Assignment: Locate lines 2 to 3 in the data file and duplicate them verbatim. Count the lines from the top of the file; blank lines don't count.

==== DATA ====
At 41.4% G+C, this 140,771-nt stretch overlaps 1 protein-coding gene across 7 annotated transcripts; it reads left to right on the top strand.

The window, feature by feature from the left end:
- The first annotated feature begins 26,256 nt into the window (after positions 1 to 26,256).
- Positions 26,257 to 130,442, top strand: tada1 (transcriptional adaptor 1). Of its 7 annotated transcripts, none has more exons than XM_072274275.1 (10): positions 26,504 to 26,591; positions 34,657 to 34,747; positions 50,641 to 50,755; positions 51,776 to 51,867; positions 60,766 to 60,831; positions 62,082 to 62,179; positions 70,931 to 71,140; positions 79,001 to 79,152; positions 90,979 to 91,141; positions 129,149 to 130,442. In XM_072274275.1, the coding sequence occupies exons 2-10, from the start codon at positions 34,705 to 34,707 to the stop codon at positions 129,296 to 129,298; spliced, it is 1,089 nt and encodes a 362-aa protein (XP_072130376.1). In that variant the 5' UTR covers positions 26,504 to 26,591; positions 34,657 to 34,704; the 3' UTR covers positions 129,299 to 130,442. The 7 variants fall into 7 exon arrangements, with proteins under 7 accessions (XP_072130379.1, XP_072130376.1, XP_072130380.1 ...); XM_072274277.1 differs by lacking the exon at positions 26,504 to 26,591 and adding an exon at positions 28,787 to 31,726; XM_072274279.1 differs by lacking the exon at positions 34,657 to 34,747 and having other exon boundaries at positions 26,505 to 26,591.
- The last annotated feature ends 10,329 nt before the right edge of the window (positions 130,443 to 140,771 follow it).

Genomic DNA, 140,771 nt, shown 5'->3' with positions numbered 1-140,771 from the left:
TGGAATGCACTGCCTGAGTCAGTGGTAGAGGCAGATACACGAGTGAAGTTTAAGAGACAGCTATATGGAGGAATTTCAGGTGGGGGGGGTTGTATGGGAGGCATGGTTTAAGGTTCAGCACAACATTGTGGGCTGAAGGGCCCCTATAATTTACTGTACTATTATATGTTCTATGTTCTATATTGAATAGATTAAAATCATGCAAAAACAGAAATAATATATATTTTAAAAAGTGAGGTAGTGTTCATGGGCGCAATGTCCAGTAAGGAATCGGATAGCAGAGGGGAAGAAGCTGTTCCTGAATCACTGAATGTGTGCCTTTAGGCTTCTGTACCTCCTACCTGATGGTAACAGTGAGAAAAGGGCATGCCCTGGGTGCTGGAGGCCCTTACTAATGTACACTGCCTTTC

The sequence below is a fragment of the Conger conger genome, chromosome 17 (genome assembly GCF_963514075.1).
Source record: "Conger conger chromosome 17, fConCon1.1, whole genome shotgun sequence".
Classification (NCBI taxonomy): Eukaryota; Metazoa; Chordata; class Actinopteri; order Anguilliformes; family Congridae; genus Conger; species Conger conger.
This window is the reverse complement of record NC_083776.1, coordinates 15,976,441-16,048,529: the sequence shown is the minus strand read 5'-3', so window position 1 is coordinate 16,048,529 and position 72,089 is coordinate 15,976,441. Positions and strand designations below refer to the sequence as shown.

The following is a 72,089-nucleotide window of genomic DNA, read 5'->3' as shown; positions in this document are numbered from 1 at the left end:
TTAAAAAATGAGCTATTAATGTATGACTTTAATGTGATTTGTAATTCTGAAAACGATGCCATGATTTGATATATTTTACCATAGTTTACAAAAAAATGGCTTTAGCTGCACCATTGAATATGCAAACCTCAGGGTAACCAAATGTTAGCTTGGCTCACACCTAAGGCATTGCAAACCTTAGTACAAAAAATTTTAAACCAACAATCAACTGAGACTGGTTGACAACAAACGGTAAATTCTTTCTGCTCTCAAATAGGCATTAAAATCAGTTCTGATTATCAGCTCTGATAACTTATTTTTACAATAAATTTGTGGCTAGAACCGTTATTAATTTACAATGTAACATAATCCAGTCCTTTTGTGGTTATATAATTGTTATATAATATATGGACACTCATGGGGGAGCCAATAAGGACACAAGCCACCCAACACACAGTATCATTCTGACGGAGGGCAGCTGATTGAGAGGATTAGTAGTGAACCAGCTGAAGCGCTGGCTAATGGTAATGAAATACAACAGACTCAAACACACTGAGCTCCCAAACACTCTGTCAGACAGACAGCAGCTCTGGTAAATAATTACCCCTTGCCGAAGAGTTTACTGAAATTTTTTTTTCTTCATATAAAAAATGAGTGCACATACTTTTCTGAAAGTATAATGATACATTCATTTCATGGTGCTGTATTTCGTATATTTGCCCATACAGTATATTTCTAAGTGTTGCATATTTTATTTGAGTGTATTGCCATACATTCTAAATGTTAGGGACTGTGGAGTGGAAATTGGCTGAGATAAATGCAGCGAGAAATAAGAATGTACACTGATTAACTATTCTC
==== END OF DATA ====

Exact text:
The window, feature by feature from the left end:
- The first annotated feature begins 26,256 nt into the window (after positions 1 to 26,256).